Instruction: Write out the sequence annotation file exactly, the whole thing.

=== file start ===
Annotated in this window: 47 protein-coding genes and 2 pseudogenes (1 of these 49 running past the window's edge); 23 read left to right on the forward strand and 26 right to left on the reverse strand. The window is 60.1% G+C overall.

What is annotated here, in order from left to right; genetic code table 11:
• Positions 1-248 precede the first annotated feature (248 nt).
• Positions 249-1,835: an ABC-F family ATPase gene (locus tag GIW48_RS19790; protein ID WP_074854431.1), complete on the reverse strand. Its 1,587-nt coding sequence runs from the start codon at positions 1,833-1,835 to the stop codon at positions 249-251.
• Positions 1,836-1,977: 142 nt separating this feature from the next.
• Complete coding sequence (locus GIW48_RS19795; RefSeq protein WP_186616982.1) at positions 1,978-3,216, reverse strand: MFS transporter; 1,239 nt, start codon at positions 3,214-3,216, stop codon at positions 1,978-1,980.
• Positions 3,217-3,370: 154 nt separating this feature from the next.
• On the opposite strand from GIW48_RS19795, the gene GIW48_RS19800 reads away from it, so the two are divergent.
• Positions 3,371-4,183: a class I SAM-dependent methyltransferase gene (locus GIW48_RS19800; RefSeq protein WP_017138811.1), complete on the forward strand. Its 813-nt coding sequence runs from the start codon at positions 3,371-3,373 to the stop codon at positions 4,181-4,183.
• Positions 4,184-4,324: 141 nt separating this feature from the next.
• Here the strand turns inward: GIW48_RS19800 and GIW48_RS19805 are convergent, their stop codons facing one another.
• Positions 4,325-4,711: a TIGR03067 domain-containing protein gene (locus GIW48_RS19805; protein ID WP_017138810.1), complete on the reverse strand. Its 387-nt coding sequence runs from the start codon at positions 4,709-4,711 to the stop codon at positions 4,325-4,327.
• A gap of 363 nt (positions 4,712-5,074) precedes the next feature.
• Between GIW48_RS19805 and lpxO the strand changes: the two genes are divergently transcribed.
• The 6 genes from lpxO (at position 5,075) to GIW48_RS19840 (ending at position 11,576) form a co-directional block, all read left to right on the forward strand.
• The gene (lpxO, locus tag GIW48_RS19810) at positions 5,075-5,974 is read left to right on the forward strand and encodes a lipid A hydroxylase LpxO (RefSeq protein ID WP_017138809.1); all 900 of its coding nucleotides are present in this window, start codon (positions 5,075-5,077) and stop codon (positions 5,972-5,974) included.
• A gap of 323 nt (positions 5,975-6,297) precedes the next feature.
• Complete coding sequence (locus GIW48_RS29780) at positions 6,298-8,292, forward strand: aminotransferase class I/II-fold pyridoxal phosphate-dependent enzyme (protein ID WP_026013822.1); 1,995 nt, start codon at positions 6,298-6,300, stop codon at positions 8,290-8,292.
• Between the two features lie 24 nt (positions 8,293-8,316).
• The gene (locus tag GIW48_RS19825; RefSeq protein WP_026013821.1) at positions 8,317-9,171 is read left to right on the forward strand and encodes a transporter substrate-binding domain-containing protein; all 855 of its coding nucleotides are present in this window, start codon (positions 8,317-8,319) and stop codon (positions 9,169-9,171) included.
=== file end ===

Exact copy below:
Annotated in this window: 47 protein-coding genes and 2 pseudogenes (1 of these 49 running past the window's edge); 23 read left to right on the forward strand and 26 right to left on the reverse strand. The window is 60.1% G+C overall.

What is annotated here, in order from left to right; genetic code table 11:
• Positions 1-248 precede the first annotated feature (248 nt).
• Positions 249-1,835: an ABC-F family ATPase gene (locus tag GIW48_RS19790; protein ID WP_074854431.1), complete on the reverse strand. Its 1,587-nt coding sequence runs from the start codon at positions 1,833-1,835 to the stop codon at positions 249-251.
• Positions 1,836-1,977: 142 nt separating this feature from the next.
• Complete coding sequence (locus GIW48_RS19795; RefSeq protein WP_186616982.1) at positions 1,978-3,216, reverse strand: MFS transporter; 1,239 nt, start codon at positions 3,214-3,216, stop codon at positions 1,978-1,980.
• Positions 3,217-3,370: 154 nt separating this feature from the next.
• On the opposite strand from GIW48_RS19795, the gene GIW48_RS19800 reads away from it, so the two are divergent.
• Positions 3,371-4,183: a class I SAM-dependent methyltransferase gene (locus GIW48_RS19800; RefSeq protein WP_017138811.1), complete on the forward strand. Its 813-nt coding sequence runs from the start codon at positions 3,371-3,373 to the stop codon at positions 4,181-4,183.
• Positions 4,184-4,324: 141 nt separating this feature from the next.
• Here the strand turns inward: GIW48_RS19800 and GIW48_RS19805 are convergent, their stop codons facing one another.
• Positions 4,325-4,711: a TIGR03067 domain-containing protein gene (locus GIW48_RS19805; protein ID WP_017138810.1), complete on the reverse strand. Its 387-nt coding sequence runs from the start codon at positions 4,709-4,711 to the stop codon at positions 4,325-4,327.
• A gap of 363 nt (positions 4,712-5,074) precedes the next feature.
• Between GIW48_RS19805 and lpxO the strand changes: the two genes are divergently transcribed.
• The 6 genes from lpxO (at position 5,075) to GIW48_RS19840 (ending at position 11,576) form a co-directional block, all read left to right on the forward strand.
• The gene (lpxO, locus tag GIW48_RS19810) at positions 5,075-5,974 is read left to right on the forward strand and encodes a lipid A hydroxylase LpxO (RefSeq protein ID WP_017138809.1); all 900 of its coding nucleotides are present in this window, start codon (positions 5,075-5,077) and stop codon (positions 5,972-5,974) included.
• A gap of 323 nt (positions 5,975-6,297) precedes the next feature.
• Complete coding sequence (locus GIW48_RS29780) at positions 6,298-8,292, forward strand: aminotransferase class I/II-fold pyridoxal phosphate-dependent enzyme (protein ID WP_026013822.1); 1,995 nt, start codon at positions 6,298-6,300, stop codon at positions 8,290-8,292.
• Between the two features lie 24 nt (positions 8,293-8,316).
• The gene (locus tag GIW48_RS19825; RefSeq protein WP_026013821.1) at positions 8,317-9,171 is read left to right on the forward strand and encodes a transporter substrate-binding domain-containing protein; all 855 of its coding nucleotides are present in this window, start codon (positions 8,317-8,319) and stop codon (positions 9,169-9,171) included.